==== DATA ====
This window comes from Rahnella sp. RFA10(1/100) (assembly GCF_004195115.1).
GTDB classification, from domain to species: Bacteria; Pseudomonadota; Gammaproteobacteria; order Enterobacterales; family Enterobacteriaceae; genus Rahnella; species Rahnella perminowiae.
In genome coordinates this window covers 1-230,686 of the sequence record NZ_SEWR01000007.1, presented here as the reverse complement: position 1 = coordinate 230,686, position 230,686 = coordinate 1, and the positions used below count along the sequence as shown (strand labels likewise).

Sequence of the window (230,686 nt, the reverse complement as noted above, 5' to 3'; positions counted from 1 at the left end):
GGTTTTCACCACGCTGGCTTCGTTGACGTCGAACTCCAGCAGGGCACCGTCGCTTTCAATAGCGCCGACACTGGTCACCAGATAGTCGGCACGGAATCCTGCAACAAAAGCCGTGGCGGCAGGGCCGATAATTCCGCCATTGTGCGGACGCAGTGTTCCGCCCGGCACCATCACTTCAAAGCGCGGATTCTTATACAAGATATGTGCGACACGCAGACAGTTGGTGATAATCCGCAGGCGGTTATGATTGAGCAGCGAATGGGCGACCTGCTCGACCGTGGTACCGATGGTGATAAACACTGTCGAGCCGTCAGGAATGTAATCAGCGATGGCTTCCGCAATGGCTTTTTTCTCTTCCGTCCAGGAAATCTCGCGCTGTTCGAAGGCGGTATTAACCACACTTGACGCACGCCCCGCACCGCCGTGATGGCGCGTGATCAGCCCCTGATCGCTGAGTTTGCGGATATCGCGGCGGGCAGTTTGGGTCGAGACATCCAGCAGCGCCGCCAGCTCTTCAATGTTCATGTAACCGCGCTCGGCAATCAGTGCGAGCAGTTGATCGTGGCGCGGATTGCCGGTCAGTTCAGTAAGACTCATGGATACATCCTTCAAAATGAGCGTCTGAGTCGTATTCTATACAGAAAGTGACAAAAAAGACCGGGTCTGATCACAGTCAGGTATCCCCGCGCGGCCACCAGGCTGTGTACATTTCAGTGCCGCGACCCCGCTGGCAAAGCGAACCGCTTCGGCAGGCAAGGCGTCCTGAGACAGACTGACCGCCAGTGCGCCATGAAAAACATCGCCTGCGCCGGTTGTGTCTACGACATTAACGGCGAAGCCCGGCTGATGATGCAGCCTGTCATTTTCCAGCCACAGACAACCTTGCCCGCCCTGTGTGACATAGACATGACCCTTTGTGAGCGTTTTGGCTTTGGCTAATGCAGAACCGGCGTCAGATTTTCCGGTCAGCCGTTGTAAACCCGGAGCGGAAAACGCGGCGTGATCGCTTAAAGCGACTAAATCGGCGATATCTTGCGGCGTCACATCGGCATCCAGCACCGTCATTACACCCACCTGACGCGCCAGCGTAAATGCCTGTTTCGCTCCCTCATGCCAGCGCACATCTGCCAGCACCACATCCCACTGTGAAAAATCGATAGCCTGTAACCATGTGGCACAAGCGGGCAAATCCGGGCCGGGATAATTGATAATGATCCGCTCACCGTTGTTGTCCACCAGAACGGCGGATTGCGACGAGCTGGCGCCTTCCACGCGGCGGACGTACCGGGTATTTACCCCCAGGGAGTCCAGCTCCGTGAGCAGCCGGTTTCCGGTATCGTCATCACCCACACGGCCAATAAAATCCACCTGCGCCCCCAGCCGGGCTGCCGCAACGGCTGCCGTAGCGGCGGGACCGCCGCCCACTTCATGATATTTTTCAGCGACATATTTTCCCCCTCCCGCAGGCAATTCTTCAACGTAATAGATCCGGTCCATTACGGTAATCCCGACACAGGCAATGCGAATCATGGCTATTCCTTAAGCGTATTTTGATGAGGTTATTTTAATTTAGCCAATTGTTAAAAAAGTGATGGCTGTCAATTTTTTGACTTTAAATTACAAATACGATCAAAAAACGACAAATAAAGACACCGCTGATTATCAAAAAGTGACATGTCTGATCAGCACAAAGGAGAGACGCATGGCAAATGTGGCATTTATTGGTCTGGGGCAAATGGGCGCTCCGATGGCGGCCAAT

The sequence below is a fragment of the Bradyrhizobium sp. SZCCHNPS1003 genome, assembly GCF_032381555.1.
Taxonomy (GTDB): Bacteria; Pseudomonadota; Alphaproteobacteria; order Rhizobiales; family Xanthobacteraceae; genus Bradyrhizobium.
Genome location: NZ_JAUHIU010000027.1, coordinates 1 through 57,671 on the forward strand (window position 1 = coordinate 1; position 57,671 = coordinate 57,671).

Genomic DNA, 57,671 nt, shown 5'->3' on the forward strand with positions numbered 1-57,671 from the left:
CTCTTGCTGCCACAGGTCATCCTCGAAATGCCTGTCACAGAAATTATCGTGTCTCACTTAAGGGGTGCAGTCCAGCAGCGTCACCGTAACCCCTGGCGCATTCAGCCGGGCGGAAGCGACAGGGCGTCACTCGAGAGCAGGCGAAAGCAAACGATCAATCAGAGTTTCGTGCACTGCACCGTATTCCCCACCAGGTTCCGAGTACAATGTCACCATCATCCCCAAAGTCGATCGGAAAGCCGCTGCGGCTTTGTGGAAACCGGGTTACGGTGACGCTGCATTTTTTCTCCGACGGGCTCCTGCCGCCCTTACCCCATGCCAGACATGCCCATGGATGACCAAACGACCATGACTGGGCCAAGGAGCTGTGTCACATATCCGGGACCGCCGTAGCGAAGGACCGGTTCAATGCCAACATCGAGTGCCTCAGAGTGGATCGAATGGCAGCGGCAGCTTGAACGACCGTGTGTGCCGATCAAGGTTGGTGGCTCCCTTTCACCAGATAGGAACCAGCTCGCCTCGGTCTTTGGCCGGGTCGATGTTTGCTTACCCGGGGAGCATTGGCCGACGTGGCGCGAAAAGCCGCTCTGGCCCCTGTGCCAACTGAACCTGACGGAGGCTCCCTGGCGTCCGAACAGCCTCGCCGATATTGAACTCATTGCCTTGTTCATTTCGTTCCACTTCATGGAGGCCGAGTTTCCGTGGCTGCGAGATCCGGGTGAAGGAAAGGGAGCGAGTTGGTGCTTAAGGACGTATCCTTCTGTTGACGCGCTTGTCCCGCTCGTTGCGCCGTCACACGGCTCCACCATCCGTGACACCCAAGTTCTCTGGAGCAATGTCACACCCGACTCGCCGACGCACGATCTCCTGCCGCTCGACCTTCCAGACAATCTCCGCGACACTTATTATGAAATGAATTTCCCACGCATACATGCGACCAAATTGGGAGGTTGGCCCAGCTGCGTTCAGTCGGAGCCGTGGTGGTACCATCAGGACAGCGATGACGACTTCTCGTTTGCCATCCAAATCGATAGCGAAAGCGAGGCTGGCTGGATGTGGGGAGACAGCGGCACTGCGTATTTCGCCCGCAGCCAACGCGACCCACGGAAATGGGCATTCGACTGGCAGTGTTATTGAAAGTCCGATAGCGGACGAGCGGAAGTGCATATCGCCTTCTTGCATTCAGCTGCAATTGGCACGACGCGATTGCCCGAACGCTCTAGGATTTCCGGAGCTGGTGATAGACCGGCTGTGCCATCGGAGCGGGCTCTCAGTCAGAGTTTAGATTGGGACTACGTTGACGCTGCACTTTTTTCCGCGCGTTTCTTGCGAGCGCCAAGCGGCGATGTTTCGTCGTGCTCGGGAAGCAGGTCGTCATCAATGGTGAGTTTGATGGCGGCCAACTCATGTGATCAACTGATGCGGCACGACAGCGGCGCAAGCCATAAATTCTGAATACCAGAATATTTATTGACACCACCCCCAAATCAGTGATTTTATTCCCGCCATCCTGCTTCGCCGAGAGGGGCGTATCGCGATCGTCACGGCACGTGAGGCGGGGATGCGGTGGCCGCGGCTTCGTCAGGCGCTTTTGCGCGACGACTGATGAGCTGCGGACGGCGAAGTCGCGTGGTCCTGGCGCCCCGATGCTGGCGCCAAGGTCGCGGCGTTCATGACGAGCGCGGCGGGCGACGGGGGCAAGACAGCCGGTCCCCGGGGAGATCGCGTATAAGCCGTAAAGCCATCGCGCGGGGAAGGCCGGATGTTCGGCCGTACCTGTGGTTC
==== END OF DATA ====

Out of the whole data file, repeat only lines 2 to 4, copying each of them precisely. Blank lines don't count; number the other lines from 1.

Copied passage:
GTDB classification, from domain to species: Bacteria; Pseudomonadota; Gammaproteobacteria; order Enterobacterales; family Enterobacteriaceae; genus Rahnella; species Rahnella perminowiae.
In genome coordinates this window covers 1-230,686 of the sequence record NZ_SEWR01000007.1, presented here as the reverse complement: position 1 = coordinate 230,686, position 230,686 = coordinate 1, and the positions used below count along the sequence as shown (strand labels likewise).

Sequence of the window (230,686 nt, the reverse complement as noted above, 5' to 3'; positions counted from 1 at the left end):